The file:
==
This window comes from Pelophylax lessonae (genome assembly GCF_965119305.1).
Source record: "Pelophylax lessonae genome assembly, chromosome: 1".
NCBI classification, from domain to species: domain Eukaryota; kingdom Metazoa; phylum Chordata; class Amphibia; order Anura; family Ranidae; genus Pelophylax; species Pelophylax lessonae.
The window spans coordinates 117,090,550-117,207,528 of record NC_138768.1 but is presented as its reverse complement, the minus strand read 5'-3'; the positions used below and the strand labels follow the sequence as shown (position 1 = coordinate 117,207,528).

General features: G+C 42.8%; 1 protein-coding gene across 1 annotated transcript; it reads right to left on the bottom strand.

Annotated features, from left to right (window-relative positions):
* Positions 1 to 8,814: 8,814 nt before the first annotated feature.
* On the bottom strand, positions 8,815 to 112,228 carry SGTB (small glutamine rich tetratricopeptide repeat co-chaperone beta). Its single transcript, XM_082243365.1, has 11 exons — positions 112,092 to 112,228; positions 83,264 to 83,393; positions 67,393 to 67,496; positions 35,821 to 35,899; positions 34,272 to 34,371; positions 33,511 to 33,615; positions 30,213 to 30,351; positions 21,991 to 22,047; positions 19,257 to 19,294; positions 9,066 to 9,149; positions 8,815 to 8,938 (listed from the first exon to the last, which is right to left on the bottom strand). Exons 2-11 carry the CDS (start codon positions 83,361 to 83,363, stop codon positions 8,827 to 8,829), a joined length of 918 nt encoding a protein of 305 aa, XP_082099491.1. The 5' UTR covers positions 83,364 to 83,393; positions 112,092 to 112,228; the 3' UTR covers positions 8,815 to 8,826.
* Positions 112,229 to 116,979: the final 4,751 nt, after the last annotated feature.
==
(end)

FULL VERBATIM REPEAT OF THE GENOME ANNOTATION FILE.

This window comes from Pelophylax lessonae (genome assembly GCF_965119305.1).
Source record: "Pelophylax lessonae genome assembly, chromosome: 1".
NCBI classification, from domain to species: domain Eukaryota; kingdom Metazoa; phylum Chordata; class Amphibia; order Anura; family Ranidae; genus Pelophylax; species Pelophylax lessonae.
The window spans coordinates 117,090,550-117,207,528 of record NC_138768.1 but is presented as its reverse complement, the minus strand read 5'-3'; the positions used below and the strand labels follow the sequence as shown (position 1 = coordinate 117,207,528).

General features: G+C 42.8%; 1 protein-coding gene across 1 annotated transcript; it reads right to left on the bottom strand.

Annotated features, from left to right (window-relative positions):
* Positions 1 to 8,814: 8,814 nt before the first annotated feature.
* On the bottom strand, positions 8,815 to 112,228 carry SGTB (small glutamine rich tetratricopeptide repeat co-chaperone beta). Its single transcript, XM_082243365.1, has 11 exons — positions 112,092 to 112,228; positions 83,264 to 83,393; positions 67,393 to 67,496; positions 35,821 to 35,899; positions 34,272 to 34,371; positions 33,511 to 33,615; positions 30,213 to 30,351; positions 21,991 to 22,047; positions 19,257 to 19,294; positions 9,066 to 9,149; positions 8,815 to 8,938 (listed from the first exon to the last, which is right to left on the bottom strand). Exons 2-11 carry the CDS (start codon positions 83,361 to 83,363, stop codon positions 8,827 to 8,829), a joined length of 918 nt encoding a protein of 305 aa, XP_082099491.1. The 5' UTR covers positions 83,364 to 83,393; positions 112,092 to 112,228; the 3' UTR covers positions 8,815 to 8,826.
* Positions 112,229 to 116,979: the final 4,751 nt, after the last annotated feature.